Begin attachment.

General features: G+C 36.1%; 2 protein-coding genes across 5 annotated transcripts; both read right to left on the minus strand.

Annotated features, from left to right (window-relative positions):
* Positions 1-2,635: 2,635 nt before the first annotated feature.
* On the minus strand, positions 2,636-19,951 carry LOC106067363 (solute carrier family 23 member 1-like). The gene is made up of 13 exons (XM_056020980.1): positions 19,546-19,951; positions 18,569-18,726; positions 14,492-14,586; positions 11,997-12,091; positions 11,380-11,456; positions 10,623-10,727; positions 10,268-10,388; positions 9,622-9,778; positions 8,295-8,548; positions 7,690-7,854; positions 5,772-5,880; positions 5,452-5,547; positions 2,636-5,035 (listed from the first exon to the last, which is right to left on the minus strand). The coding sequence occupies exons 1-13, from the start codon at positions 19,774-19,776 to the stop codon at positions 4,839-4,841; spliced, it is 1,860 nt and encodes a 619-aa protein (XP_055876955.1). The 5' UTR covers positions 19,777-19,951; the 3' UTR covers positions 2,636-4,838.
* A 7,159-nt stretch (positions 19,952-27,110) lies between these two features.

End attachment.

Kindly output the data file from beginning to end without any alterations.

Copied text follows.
General features: G+C 36.1%; 2 protein-coding genes across 5 annotated transcripts; both read right to left on the minus strand.

Annotated features, from left to right (window-relative positions):
* Positions 1-2,635: 2,635 nt before the first annotated feature.
* On the minus strand, positions 2,636-19,951 carry LOC106067363 (solute carrier family 23 member 1-like). The gene is made up of 13 exons (XM_056020980.1): positions 19,546-19,951; positions 18,569-18,726; positions 14,492-14,586; positions 11,997-12,091; positions 11,380-11,456; positions 10,623-10,727; positions 10,268-10,388; positions 9,622-9,778; positions 8,295-8,548; positions 7,690-7,854; positions 5,772-5,880; positions 5,452-5,547; positions 2,636-5,035 (listed from the first exon to the last, which is right to left on the minus strand). The coding sequence occupies exons 1-13, from the start codon at positions 19,774-19,776 to the stop codon at positions 4,839-4,841; spliced, it is 1,860 nt and encodes a 619-aa protein (XP_055876955.1). The 5' UTR covers positions 19,777-19,951; the 3' UTR covers positions 2,636-4,838.
* A 7,159-nt stretch (positions 19,952-27,110) lies between these two features.